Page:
Andrew Campbell: [00:31:21] Here we are in the age of augmented reality now.  We are moving from not just being able to immerse ourselves in different worlds, to blend those worlds with our own reality. Where is it going? Well, at the moment, augmented reality has started where you might think with games, and I'll come back to what it started with a few years ago in a moment. I wanted to jump forward to what's been done in the last four years. And that is the use of exercise. So, we found for young people in particular that the more information they get about their exercise in a day, beyond what they're wearing on their wrist, so pedometers to be honest are very old now, nothing new, and they don't stimulate you to make 10,000 steps a day. It's a case of, it's just information. But being able to have augmented reality where you're blending your reality with goals you're setting yourself during the task. So, in this case, you've got a spin class here and people are trying to reach their own individual heart rates or certain distances or difficulty levels, and they can also see around them who's reaching their goals, which gives group participation a new sort of competition aspect while being static working at a gym is becoming a very big motivator for people to use AR to improve their health.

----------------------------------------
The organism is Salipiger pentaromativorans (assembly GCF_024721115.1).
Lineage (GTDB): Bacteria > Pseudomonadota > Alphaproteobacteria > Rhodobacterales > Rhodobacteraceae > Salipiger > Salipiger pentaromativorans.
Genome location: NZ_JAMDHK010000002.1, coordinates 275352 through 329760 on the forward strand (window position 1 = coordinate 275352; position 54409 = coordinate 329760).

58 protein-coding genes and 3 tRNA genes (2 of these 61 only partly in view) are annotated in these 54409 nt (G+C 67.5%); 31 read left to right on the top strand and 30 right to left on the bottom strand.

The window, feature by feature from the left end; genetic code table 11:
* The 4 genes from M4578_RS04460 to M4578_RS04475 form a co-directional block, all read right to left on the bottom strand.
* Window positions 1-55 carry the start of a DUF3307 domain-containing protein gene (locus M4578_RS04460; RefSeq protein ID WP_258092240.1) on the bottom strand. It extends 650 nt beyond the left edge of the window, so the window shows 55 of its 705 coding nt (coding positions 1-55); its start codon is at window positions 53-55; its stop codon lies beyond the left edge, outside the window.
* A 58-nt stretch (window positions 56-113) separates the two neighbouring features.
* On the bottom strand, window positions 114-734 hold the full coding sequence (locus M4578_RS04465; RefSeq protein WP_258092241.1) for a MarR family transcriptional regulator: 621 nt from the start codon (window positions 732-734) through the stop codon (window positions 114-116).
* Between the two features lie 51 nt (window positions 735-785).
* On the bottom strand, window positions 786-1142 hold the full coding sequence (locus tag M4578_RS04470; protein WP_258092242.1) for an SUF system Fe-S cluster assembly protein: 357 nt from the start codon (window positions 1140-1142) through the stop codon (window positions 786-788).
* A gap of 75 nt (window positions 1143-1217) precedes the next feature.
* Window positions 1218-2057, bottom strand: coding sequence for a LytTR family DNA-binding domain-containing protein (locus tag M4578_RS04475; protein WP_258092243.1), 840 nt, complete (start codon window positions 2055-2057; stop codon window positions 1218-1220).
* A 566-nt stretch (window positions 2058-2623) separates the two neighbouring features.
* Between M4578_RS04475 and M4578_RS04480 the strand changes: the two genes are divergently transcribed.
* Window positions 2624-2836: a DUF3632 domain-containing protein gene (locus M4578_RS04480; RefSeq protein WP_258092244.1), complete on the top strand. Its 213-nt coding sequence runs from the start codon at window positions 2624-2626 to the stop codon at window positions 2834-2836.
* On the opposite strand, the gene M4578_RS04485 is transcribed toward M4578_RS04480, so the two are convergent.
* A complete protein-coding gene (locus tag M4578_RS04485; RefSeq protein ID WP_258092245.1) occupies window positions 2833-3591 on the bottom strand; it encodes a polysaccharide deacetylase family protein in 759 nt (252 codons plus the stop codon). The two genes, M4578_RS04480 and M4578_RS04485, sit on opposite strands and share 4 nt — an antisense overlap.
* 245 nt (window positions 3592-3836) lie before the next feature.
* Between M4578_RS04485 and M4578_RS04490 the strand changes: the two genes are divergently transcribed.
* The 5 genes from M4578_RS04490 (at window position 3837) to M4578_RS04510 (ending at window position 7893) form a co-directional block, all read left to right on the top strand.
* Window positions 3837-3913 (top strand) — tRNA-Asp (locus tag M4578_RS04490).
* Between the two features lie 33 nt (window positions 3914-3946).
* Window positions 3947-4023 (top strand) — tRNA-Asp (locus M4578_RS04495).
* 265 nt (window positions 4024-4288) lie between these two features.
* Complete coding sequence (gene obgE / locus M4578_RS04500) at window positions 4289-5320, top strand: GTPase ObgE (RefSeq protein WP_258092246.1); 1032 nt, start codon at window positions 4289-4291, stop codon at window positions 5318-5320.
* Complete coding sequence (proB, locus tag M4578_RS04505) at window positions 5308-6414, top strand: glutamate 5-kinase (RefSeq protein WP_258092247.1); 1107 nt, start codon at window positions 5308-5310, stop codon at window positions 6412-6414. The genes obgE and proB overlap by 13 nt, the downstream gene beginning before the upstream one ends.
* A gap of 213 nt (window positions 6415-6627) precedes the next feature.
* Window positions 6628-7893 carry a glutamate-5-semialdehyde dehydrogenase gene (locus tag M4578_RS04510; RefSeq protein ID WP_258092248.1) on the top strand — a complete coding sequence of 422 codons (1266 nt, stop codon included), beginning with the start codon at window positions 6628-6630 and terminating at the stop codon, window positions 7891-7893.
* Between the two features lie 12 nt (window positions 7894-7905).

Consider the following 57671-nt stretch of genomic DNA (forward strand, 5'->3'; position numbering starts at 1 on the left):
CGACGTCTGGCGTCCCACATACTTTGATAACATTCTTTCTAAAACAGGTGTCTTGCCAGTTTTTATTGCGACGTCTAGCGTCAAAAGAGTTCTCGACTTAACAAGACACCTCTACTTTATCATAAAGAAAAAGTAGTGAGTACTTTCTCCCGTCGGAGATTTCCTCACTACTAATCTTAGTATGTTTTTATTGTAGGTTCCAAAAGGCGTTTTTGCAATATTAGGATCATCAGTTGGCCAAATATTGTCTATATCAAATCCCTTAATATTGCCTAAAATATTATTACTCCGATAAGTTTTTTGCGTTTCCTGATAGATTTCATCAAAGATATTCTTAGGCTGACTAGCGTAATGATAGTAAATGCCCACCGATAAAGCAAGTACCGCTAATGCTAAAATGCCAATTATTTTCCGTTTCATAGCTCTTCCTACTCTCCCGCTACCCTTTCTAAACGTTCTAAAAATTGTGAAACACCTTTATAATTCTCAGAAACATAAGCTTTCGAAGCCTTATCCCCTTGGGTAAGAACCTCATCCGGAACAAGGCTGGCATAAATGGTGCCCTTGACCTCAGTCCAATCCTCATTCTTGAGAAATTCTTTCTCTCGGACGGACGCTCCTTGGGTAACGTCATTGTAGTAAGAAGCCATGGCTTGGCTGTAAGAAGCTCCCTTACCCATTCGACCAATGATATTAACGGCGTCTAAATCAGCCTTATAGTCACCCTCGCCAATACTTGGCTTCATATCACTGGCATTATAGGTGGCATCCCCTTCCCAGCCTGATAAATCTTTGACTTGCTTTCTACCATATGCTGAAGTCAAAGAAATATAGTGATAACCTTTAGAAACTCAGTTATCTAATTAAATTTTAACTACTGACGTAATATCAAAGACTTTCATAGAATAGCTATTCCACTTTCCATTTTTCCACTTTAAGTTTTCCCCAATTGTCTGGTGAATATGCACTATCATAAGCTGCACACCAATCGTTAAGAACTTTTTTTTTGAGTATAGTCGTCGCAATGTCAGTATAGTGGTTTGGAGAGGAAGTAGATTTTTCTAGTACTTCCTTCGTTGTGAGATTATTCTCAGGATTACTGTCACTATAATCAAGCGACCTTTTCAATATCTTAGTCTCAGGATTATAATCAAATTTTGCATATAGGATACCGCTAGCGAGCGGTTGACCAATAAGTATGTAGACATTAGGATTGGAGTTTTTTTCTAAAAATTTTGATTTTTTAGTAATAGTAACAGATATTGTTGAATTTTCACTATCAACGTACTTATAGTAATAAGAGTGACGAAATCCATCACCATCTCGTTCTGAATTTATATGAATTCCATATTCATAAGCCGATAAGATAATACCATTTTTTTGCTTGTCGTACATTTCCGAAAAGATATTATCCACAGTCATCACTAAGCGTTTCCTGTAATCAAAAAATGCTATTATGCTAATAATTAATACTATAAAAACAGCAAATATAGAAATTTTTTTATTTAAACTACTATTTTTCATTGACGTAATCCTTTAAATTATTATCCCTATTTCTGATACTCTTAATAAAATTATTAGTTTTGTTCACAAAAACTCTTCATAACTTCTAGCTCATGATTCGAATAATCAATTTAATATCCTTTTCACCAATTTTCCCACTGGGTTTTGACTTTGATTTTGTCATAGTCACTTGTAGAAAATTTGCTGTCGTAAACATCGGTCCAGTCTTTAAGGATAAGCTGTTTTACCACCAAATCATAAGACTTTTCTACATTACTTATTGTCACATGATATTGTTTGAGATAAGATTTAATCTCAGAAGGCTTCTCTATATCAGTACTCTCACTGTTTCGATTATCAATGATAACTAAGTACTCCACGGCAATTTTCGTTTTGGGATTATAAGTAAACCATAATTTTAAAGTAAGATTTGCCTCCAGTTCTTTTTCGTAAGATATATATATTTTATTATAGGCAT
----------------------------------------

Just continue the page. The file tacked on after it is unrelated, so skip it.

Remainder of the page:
Andrew Campbell: [00:32:48] Here, we have a very simple one called XAR, which is a game that you can play at home at first on a treadmill, or you can wear the AR headset and go running with it on and look around you, which will actually feed you information on what you see on the screen here, your time of running, distance and heart rate, calories and so on. But if you look at other people that were running a race with you, it also tells you information about them, it tells you how fast they're running. It tells you where they're running to, or where you need to run to if it's a race. So that extra information is like a heads-up display of further motivation to what you need to get done to either beat a person in a race or meet your objectives for physical fitness or many other things.